Wednesday, May 30, 2012
The South Carolina Law Review’s symposium issue, “Personal Jurisdiction for the Twenty-First Century: The Implications of McIntyre and Goodyear Dunlop Tires,” is now available online:
Arthur R. Miller, McIntyre in Context: A Very Personal Perspective
Adam N. Steinman, The Lay of the Land: Examining the Three Opinions in J. McIntyre Machinery, Ltd. v. Nicastro
John Vail, Six Questions in Light of J. McIntyre Machinery, Ltd. v. Nicastro
Allan R. Stein, The Meaning of "Essentially at Home" in Goodyear Dunlop
Richard D. Freer, Personal Jurisdiction in the Twenty-First Century: The Ironic Legacy of Justice Brennan
Linda J. Silberman, Goodyear and Nicastro: Observations from a Transnational and Comparative Perspective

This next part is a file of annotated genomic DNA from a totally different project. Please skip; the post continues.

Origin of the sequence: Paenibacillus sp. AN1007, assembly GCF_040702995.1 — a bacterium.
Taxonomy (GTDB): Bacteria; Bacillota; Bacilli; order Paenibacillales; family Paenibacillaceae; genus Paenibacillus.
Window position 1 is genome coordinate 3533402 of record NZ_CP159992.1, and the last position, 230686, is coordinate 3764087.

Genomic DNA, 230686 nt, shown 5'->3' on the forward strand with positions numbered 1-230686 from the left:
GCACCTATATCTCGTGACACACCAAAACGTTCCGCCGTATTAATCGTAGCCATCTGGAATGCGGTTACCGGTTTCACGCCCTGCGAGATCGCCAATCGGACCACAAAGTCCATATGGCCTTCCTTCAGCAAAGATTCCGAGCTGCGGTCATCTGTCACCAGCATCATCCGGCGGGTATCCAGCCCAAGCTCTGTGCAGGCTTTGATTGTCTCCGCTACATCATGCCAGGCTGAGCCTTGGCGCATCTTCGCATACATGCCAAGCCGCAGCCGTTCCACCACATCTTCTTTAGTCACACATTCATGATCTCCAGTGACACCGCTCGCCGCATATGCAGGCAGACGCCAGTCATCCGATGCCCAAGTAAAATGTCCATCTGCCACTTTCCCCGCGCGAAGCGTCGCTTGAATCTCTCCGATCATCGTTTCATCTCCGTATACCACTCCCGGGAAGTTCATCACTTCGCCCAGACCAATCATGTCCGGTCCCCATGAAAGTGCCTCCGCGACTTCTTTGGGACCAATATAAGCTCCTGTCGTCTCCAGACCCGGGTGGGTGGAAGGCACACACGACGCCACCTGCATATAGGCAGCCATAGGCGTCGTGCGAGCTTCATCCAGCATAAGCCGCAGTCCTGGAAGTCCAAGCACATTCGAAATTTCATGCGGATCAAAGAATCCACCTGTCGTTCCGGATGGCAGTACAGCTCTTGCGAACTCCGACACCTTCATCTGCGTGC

Lea Brilmayer & Matthew Smith, The (Theoretical) Future of Personal Jurisdiction: Issues Left Open by Goodyear Dunlop Tires v. Brown and J. McIntyre Machinery v. Nicastro
Paul D. Carrington, Business Interests and the Long Arm in 2011
Rodger D. Citron, The Case of the Retired Justice: How Would Justice John Paul Stevens Have Voted in J. McIntyre Machinery, Ltd. v. Nicastro?
Meir Feder, Goodyear, "Home," and the Uncertain Future of Doing Business Jurisdiction
Collyn A. Peddie, Mi Casa Es Su Casa: Enterprise Theory and General Jurisdiction over Foreign Corporations After Goodyear Dunlop Tires Operations, S.A. v. Brown
Wendy Collins Perdue, What's "Sovereignty" Got to Do with It? Due Process, Personal Jurisdiction, and the Supreme Court
Howard B. Stravitz, Sayonara to Fair Play and Substantial Justice?